You have the outline, now make your service pop with color commentary and a summary of your impact. For your most recent and relevant roles, it's best to list three to five bullets to illustrate the depth and scope of your experience. Some examples of good bullets would be:
- Coordinated with partner teacher to identify and support 11 students who are behind grade level in English Language Arts
- Created an afterschool debate club and recruited 15 founding students to join
- Led the Community Relations Committee and planned two community service events that involved 200+ volunteers and supported six local nonprofit organizations
You may be tempted to write your bullets sequentially in order of tasks where you spend the most time. Tip: Do not bury or fail to mention one of your biggest achievements inside a broad portfolio of generic responsibilities. Lead with the achievements and experience that is most relevant to the position for which you're applying.
Even though this version is a significant improvement, there is too much description and still little in the way of showing results.
I really want to stand out -- what's the next move?
You now need to do some careful editing and go on a fact-finding mission to show why you are a unique talent. Refine your bullets for brevity without shortchanging your accomplishments. Scrutinize every word to underscore the skills and impact you want to highlight most to employers, again taking into account the role for which you are applying.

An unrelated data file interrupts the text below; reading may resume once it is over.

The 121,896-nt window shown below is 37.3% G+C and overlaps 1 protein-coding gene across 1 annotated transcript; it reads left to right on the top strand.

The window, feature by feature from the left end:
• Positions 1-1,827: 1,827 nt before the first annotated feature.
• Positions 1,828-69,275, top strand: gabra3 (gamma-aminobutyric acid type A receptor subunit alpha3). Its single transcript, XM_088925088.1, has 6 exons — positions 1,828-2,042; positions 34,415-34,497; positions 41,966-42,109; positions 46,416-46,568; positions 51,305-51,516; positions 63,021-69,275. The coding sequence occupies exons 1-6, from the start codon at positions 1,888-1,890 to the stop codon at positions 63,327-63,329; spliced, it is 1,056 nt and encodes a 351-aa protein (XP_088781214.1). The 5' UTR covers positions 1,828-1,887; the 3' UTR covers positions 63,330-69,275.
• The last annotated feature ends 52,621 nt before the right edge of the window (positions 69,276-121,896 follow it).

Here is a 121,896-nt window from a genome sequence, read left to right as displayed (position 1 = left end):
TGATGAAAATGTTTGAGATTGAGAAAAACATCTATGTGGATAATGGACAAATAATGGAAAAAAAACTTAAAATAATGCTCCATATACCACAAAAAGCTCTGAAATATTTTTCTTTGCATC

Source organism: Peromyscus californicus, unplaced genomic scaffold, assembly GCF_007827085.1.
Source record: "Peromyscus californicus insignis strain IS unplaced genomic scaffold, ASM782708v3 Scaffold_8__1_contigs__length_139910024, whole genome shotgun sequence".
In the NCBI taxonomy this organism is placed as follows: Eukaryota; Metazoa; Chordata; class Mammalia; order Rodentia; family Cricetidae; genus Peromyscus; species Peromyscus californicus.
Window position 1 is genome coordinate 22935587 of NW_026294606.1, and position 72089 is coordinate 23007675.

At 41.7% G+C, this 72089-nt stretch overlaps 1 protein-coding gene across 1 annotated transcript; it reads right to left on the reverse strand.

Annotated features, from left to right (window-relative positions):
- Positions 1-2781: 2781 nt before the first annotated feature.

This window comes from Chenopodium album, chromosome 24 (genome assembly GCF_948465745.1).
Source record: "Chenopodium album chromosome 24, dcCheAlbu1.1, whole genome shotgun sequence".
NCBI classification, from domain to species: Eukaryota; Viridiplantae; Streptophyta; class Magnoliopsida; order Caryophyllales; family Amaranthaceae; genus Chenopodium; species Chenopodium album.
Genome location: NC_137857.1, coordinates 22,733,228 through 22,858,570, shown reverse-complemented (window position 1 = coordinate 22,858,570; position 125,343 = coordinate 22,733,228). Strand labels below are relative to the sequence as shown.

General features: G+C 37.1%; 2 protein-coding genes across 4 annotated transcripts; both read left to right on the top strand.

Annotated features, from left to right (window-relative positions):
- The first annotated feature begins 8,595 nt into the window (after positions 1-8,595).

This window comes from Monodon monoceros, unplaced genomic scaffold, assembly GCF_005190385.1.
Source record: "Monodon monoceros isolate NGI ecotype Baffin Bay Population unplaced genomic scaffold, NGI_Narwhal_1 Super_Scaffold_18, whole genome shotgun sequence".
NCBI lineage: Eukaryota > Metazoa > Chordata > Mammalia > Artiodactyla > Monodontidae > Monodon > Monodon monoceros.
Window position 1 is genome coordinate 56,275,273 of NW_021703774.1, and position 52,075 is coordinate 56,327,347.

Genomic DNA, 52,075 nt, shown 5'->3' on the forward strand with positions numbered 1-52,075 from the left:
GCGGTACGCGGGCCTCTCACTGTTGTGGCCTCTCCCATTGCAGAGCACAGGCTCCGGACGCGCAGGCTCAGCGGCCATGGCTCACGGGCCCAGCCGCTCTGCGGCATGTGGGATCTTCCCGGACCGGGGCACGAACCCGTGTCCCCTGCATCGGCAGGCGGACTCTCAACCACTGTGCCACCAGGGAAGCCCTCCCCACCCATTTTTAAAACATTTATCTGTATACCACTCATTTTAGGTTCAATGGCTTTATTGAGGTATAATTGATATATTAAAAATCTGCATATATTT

To make your resume excellent, you might update those earlier bullet points to:
- Tutored 11 students daily, whose average reading proficiency increased 1.3 grade levels
- Launched debate club and recruited 15 founding students; 93% of participants reported increased confidence in public speaking
- Selected to lead the Community Relations Committee; organized, staffed, and executed two large scale events that engaged 200+ volunteers on a budget of $1,500
The stand-out candidate goes above and beyond to track down the information. This shows employers your initiative, sound strategic planning, ability to analyze and savvy communication skills. At the beginning or even in the middle of your service year, it may not be possible to show these results yet. The key point is to develop a plan to seek it out. The very best candidates always do.
Learn more about service with City Year:
Literacy is the ability to read and write, but what does growing student literacy for elementary, middle or high school...Read more about How City Year AmeriCorps grow student literacy
Learn more about the benefits of service with City Year AmeriCorps, including preparation for a career, exclusive scholarships, the Segal...Read more about City Year alums shine in the corporate world
National Partnership for Student Success (NPSS) supplies schools with additional ‘people power’ to help reengage students.Read more about Relationships are Key to Students’ Learning Recovery
City Year can support AmeriCorps members develop skills they need to help prepare them for a career.Read more about Five career tools gained through City Year service